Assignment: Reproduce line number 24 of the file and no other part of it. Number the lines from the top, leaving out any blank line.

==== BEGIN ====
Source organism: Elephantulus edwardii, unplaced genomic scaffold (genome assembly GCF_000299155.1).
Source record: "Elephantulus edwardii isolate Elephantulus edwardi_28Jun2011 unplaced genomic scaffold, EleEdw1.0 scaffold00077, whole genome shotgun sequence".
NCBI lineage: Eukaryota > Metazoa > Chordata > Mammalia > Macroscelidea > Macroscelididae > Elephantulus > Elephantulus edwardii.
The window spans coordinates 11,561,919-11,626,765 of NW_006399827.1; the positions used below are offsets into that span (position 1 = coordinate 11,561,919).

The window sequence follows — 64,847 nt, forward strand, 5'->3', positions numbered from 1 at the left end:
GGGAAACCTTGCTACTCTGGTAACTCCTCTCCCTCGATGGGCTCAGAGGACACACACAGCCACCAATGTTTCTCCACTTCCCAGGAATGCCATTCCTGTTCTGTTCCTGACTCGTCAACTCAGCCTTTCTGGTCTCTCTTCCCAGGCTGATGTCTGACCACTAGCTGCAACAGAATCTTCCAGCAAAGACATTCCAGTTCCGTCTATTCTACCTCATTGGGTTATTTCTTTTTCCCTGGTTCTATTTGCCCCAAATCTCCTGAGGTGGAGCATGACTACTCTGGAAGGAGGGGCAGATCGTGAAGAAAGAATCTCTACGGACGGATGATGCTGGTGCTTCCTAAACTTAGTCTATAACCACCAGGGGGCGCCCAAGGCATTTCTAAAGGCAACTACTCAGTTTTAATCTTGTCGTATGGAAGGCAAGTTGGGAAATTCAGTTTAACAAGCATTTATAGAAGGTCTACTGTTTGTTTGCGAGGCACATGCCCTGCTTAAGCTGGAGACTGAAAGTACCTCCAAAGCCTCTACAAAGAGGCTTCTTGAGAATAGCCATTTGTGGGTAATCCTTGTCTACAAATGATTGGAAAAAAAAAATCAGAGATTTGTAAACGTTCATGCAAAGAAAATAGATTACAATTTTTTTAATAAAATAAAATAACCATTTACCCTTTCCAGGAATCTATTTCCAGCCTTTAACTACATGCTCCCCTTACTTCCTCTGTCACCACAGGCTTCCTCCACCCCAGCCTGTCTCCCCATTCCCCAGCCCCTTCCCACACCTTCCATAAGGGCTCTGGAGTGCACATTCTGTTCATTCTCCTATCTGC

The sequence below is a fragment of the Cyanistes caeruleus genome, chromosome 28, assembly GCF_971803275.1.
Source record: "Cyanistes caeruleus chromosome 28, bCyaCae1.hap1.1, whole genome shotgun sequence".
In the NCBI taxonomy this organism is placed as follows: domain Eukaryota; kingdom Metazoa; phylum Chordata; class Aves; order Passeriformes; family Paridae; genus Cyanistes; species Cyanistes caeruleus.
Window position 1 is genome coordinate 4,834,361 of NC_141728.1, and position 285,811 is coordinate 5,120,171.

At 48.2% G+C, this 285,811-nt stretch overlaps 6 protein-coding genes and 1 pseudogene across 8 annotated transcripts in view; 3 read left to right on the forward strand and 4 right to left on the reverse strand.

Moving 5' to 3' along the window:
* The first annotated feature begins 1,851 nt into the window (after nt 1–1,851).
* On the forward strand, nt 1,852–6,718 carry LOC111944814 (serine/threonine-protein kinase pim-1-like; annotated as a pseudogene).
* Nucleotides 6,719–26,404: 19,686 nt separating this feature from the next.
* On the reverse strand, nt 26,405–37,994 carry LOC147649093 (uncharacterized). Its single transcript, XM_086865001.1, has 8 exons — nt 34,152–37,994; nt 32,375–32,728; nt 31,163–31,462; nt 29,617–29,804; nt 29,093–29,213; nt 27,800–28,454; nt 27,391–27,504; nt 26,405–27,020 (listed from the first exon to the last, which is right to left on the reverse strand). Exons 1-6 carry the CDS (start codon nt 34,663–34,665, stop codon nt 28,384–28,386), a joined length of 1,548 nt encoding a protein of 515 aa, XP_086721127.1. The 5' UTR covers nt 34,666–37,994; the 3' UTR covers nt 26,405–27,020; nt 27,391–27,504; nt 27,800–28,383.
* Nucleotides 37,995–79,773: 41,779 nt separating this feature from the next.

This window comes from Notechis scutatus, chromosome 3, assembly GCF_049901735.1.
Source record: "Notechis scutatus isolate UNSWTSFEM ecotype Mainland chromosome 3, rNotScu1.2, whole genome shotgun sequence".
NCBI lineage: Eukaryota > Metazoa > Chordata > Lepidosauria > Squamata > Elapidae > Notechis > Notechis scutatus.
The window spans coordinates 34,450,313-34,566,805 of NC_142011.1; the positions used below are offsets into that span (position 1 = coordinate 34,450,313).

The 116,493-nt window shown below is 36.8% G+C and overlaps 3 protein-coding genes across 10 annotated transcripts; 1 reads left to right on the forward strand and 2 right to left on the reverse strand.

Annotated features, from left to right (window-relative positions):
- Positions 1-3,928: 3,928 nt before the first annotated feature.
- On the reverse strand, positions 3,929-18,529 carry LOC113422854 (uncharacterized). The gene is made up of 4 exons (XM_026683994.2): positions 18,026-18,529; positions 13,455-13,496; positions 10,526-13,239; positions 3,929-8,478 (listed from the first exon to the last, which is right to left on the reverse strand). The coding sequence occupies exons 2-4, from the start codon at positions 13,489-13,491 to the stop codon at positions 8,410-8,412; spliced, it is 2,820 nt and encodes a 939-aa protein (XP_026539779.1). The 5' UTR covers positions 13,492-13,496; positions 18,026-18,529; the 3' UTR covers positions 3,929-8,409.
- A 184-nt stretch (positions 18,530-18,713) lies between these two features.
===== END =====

- Positions 1-3,928: 3,928 nt before the first annotated feature.